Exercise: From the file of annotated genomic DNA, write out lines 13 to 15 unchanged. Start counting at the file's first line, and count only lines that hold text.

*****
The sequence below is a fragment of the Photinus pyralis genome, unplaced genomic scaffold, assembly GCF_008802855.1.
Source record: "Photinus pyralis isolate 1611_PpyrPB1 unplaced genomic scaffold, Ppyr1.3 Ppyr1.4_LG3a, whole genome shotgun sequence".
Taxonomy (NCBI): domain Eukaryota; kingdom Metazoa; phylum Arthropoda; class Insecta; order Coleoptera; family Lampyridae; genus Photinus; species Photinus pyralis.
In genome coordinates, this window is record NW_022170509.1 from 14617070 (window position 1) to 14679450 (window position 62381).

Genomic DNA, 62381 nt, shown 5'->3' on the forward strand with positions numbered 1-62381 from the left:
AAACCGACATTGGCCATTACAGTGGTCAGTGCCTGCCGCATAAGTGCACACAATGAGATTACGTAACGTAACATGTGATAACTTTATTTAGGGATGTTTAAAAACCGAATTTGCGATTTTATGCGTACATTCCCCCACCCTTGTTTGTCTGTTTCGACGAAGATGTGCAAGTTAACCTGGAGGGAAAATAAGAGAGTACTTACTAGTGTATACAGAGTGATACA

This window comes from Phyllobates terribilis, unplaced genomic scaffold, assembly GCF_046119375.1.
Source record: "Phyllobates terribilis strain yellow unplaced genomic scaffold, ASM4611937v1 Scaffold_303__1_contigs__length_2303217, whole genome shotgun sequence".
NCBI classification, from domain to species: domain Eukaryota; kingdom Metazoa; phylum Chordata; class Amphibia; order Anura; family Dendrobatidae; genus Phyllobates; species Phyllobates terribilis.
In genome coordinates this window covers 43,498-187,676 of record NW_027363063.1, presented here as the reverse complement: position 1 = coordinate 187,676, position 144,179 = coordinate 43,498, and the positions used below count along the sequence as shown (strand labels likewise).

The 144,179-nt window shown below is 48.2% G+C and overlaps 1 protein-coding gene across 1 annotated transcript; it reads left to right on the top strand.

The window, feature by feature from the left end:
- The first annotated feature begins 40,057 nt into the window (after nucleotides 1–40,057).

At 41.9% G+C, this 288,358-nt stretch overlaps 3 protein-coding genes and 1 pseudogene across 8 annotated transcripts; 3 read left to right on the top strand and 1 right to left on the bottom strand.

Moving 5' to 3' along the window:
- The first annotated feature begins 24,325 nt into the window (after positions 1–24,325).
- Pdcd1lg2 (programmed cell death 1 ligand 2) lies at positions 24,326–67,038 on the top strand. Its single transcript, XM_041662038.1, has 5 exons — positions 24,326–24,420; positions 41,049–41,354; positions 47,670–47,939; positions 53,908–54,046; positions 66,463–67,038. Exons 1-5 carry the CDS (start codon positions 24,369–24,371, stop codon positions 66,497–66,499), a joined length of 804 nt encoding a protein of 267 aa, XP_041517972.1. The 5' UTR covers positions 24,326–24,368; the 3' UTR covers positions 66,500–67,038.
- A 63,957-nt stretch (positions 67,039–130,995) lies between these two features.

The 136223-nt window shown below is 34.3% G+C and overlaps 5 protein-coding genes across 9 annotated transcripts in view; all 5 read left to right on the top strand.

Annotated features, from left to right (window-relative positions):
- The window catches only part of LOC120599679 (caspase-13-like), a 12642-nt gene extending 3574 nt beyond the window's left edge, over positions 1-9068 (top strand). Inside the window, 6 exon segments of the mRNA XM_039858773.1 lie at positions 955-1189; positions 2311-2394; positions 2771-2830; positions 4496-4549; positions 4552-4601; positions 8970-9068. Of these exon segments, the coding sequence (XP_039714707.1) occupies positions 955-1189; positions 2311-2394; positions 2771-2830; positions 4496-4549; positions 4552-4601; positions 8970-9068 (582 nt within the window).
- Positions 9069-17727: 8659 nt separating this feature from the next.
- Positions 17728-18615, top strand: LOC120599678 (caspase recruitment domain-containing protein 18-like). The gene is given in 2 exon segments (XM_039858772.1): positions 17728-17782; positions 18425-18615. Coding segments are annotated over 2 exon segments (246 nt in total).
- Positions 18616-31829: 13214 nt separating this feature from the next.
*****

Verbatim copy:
- The first annotated feature begins 40,057 nt into the window (after nucleotides 1–40,057).

At 41.9% G+C, this 288,358-nt stretch overlaps 3 protein-coding genes and 1 pseudogene across 8 annotated transcripts; 3 read left to right on the top strand and 1 right to left on the bottom strand.

Moving 5' to 3' along the window: